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August 14, 2011

As we were returning to Canmore from a day of photography in Banff National Park, we noticed this old steam train coming toward town. We got to the overlook to Vermillion Lakes and waited to get some shots of this beautiful steam train as it was approaching Banff townsite.

Banff National Park, Alberta, Canada
Canon EOS 60D; 18-200mm lens
Nik Old Photo filter

The entire train

Power type Steam
Builder Montreal Locomotive Works
Serial number 68535
Build date December 1930
Configuration 4-6-4
Gauge 4 ft 8 1⁄2 in (1,435 mm)
Driver diameter 75 in (1.9 m)
Length 91 ft 1 in (27.76 m)
Weight on drivers 194,000 lb (88 t)
Locomotive weight 360,000 lb (160 t)
Locomotive and tender combined weight 658,000 lb (298 t)
Fuel type Coal (Converted to burn oil during restoration)
Fuel capacity 17 short tons (15 t)
Water capacity 12,000 imp gal (55,000 l; 14,000 US gal)
Boiler pressure 275 psi (1.90 MPa)
Cylinders Two
Cylinder size 22 × 30 in (559 × 762 mm)
Power output 4,700 hp (3,500 kW)
Tractive effort 45,300 lbf (202 kN)
Career Canadian Pacific Railway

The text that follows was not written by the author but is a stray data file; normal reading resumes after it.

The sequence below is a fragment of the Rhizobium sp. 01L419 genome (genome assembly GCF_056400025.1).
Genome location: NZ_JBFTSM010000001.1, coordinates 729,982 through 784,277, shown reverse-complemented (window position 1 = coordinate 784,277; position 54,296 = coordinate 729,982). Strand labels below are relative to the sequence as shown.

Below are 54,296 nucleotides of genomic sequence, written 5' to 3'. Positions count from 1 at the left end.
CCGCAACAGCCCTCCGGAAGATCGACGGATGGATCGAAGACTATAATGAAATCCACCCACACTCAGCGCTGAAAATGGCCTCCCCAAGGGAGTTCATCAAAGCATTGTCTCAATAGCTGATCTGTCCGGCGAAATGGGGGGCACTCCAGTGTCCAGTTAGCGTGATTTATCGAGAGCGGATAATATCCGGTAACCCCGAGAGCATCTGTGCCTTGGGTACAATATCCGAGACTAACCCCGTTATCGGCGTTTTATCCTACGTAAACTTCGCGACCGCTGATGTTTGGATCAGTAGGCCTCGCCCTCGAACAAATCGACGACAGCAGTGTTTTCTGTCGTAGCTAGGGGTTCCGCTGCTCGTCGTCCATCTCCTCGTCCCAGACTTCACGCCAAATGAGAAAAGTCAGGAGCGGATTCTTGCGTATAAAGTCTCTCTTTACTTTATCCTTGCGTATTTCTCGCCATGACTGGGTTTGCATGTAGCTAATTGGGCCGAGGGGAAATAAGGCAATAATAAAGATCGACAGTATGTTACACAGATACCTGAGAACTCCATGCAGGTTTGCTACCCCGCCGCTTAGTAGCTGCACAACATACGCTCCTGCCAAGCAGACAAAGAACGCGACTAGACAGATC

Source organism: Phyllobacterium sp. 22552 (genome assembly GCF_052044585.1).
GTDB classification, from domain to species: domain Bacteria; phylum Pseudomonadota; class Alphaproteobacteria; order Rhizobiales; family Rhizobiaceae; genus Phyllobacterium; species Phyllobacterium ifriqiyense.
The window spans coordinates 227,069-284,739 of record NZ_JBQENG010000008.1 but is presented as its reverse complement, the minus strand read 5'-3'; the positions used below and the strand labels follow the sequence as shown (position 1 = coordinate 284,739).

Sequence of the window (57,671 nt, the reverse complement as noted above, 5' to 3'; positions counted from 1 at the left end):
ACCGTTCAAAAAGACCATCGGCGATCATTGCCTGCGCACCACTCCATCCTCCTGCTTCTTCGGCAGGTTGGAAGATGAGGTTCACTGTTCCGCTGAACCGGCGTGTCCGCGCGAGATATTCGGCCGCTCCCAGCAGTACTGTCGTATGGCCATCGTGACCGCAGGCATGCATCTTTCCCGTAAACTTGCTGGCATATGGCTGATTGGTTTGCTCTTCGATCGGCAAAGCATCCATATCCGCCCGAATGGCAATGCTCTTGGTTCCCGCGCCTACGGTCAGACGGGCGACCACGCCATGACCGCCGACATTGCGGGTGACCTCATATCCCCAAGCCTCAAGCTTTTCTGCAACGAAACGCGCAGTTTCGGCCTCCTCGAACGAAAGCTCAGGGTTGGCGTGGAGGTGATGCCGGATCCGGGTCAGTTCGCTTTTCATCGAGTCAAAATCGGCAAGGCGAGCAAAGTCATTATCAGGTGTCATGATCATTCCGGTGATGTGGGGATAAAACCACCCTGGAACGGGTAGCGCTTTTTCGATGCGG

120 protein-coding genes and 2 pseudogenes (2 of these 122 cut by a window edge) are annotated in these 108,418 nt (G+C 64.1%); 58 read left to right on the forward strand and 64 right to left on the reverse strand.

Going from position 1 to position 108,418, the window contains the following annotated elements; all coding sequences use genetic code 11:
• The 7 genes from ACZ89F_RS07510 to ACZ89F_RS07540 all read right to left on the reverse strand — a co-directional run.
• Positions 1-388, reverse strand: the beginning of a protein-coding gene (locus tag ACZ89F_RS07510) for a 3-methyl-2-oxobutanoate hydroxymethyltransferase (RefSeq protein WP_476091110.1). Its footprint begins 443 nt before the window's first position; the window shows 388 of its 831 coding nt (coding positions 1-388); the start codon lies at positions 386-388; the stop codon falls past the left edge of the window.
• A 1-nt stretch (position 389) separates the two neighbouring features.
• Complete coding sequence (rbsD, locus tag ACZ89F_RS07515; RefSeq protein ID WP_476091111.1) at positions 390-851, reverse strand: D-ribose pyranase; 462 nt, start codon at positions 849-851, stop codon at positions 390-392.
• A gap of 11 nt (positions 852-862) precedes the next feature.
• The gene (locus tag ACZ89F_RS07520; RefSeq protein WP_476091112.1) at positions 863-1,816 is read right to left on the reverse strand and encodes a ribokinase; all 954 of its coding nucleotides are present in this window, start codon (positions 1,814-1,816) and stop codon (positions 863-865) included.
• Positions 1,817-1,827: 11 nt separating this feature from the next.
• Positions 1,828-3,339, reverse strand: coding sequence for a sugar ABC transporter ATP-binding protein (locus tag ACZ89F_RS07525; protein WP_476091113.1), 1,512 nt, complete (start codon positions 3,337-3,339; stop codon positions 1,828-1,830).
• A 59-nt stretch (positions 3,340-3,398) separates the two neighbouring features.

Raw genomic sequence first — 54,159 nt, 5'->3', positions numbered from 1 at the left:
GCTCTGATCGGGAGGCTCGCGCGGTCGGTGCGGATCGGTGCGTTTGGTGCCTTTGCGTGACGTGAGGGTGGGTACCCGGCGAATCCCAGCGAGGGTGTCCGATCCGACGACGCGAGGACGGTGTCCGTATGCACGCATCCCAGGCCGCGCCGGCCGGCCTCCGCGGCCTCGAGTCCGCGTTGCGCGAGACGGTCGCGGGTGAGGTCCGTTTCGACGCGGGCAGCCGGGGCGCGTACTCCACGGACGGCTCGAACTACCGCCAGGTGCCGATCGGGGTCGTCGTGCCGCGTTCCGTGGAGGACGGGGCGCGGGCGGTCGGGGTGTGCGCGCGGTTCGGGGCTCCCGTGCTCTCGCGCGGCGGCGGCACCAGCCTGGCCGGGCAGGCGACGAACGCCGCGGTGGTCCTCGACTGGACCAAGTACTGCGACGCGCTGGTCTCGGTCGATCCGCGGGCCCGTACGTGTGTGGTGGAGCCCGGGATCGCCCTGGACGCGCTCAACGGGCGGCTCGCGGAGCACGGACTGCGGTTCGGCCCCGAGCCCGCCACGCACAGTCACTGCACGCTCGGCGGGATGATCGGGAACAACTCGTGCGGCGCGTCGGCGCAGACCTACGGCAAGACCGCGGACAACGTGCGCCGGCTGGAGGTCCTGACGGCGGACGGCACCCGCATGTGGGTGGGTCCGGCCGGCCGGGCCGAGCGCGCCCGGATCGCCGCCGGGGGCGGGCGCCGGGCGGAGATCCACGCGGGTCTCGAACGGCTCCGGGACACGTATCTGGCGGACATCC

Class H1b
Number 2816
Official name Empress
Last run May 26, 1960
Restored 2001
Disposition Excursion service

Canadian Pacific 2816, named the Empress, is a 4-6-4 H1b Hudson used by the Canadian Pacific Railway in occasional excursion service. The 2816 is the only non-streamlined H1 Hudson remaining (the other four remaining are the semi-streamlined Royal Hudsons).
When Steamtown USA moved from Bellows Falls, VT to Scranton, PA in the 1980s, engine 2816 made the trip with other engines. When the National Park Service took over from the Steamtown Foundation, 2816 also passed to the NPS, now Steamtown National Historic Site. In 1998. Canadian Pacific purchased the locomotive after hearing of its availability from the crews who were running the royal hudson 2860, who were looking for parts for 2860 and were offered the entire locomotive. It was moved in train from Scranton to Montreal via Binghamton and Albany, NY before being shipped cross country to the BC Rail steam shops in Vancouver for restoration. The locomotive was completely stripped down and rebuilt. The locomotive was converted to burn oil and equipped with modern utilities such as a radio and a diesel control unit. The restoration took over two years and cost over $2,000,000, making it one of the most costly locomotive restorations in Canada. In September 2001 the locomotive made its first trial run from the BC Rail steam steam shops to its new home of Calgary. It then rejoined the Canadian Pacific fleet as a special excursion locomotive and for public relations. Since the restoration, 2816 has travelled all across Canada and the United States. The 2816 is one of the most well known locomotives in North America, along with Milwaukee Road 261, Southern Pacific 4449 and Royal Hudson 2860. The 2816 can also be noted for being one of the most expensive single engine steam programs in existence, with a total cost of $20,000,000 since 1998.